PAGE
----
Nursing shortages—driven by inflation, pandemic-related stress, and a shortfall in new nurses—are the primary impediment to achieving pre-COVID margins. According to a new report from Moody’s, nursing labor pressures are “driving up costs for hospitals and hospital systems and forcing some to limit how often they perform more lucrative elective procedures, resulting in lost revenue. Rising costs will make it difficult for hospitals to rebuild margins to pre-COVID levels.”
Attributed in part to halts on elective procedures and exacerbated by the aging out of experienced nurses into retirement, a shrinking pipeline of new nurses, and increased workplace stress, providers are finding it hard to implement effective recruitment and retention strategies. Many providers are turning to travel nurses to fill the gap. Historically, these resources have been leveraged to serve temporary needs. But the higher wages and sign-on bonuses provided by nurse-staffing agencies are adding to the exodus of employed nurses and driving providers to rely on expensive itinerant workers.
While nurse salary and benefits significantly contribute to current provider financial woes, downstream impacts increase the risk of penalties and uncompensated care. In one study on nurse staffing levels, adverse events, including administration of the wrong medication and nosocomial events such as pressure ulcers and falls, were attributed to staffing below optimal levels. Other studies point to a lack of treatment continuity, greater risk of medical errors, increased risk of infection, and the higher probability of data security breaches when nurses are overworked and understaffed.
In response, providers are looking to different care models to help lower demands and reliance on nurse-staffing agencies. This includes incorporating non-clinical resources that can help facilitate the movement of qualified patients across the episode of care, from initial interaction to follow-up and after-care. These efforts help increase nurse satisfaction and unlock financial resources that can be allocated toward retention efforts—an approach that is more cost-effective than relying on traveling nurses or other temporary staffing models.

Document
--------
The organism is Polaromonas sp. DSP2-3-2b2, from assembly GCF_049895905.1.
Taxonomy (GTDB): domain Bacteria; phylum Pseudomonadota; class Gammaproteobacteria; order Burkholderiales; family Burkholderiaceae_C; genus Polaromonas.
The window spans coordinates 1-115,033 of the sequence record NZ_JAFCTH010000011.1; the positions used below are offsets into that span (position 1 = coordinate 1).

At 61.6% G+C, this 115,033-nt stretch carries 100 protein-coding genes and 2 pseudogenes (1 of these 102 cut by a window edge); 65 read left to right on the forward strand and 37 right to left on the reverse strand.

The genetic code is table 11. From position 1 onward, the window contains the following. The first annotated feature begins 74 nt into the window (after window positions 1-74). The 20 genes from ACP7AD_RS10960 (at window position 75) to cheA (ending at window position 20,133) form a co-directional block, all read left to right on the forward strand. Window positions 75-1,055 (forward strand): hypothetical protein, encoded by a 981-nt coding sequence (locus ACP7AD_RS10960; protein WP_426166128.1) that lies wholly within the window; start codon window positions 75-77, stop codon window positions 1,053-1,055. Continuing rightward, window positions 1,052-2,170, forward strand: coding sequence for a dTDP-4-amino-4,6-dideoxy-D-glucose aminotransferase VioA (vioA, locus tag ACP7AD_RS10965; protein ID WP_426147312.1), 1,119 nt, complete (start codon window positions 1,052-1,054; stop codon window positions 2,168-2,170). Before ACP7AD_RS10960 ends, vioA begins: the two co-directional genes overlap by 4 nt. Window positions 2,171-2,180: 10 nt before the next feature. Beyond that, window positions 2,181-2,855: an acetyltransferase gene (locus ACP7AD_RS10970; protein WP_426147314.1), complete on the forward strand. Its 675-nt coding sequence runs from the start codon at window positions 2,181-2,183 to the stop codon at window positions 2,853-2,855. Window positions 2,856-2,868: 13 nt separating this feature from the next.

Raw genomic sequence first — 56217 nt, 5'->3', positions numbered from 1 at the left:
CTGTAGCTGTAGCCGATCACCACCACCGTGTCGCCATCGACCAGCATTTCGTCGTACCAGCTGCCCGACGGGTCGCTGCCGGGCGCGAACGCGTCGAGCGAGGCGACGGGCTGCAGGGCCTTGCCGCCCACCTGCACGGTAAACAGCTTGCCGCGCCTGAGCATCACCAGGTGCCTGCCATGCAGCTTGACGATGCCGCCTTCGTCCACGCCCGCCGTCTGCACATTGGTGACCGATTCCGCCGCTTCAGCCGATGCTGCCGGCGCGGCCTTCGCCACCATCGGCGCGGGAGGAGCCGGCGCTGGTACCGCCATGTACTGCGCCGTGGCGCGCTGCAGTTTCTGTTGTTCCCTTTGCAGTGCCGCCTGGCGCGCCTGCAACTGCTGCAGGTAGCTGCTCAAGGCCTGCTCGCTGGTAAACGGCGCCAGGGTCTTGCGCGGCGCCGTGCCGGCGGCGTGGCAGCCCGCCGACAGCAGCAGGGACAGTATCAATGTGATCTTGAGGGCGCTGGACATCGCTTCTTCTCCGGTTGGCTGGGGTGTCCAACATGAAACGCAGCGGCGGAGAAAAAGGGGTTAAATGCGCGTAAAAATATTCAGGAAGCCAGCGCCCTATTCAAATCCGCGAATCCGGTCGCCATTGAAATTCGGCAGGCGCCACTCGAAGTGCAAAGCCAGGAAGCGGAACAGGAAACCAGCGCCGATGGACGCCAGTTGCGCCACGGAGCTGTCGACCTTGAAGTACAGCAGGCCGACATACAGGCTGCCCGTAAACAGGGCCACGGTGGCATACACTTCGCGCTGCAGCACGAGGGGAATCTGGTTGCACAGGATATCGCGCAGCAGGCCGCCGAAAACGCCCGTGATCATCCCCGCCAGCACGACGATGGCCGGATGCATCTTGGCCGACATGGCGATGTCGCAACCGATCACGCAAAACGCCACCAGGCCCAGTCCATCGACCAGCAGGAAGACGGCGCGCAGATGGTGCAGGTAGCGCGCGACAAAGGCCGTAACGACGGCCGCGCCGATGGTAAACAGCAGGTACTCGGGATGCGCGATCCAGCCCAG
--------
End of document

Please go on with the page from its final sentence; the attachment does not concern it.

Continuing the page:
From physician practices to acute care and post-acute facilities, healthcare providers are looking to turnkey solutions that deliver a single hub for managing the patient care journey, lowering total cost, reducing the risk of avoidable deterioration, and unlocking nursing capacity. Foundational to an effective strategy is an approach tuned to the lowest total cost of performance.
Wherever possible, technology, including AI, should be leveraged to help identify patients who have a need, deliver communications to drive appointment adherence including reminders and wayfinding, and leverage established protocols to accelerate the localization of guidance and escalation.
Every step in the patient journey should be optimized to increase access, adherence, and navigation using the right combination of levers (technology, trained guides, and established protocols and processes) to drive to the best and most optimal outcome for the patient and the provider. Providers can reduce non-clinical demands on nursing staff while:
- 1. Increase patient acquisition
- 2. Improve patient account management
- 3. Streamline appointment setting
- 4. Optimize awareness/marketing efforts
- 1. Route patients to the most appropriate site of care
- 2. Ensure compliance with care plans
- 3. Lower barriers to care
- 4. Provide practical education and support where needed
- 1. Deliver timely, continuous, simplified patient engagement techniques that are personalized and connected to the patient, the provider, and the clinical encounter
- 2. Build a peer-patient relationship that helps uncover hidden barriers to care
- 3. Improve patient satisfaction and retention
An Optimized Patient Journey Assistance and Outreach solution serves as a 5x force multiplier for nursing staff. It removes the non-clinical, lower-level tasks and serves as a patient connection front line. Escalations are made based on protocols and with the right level of information for nursing staff to act. This approach helps to move lower level, non-billable activities off nursing and onto the most appropriate human capital and technology resources that are tuned and trained to target outcomes across the patient journey.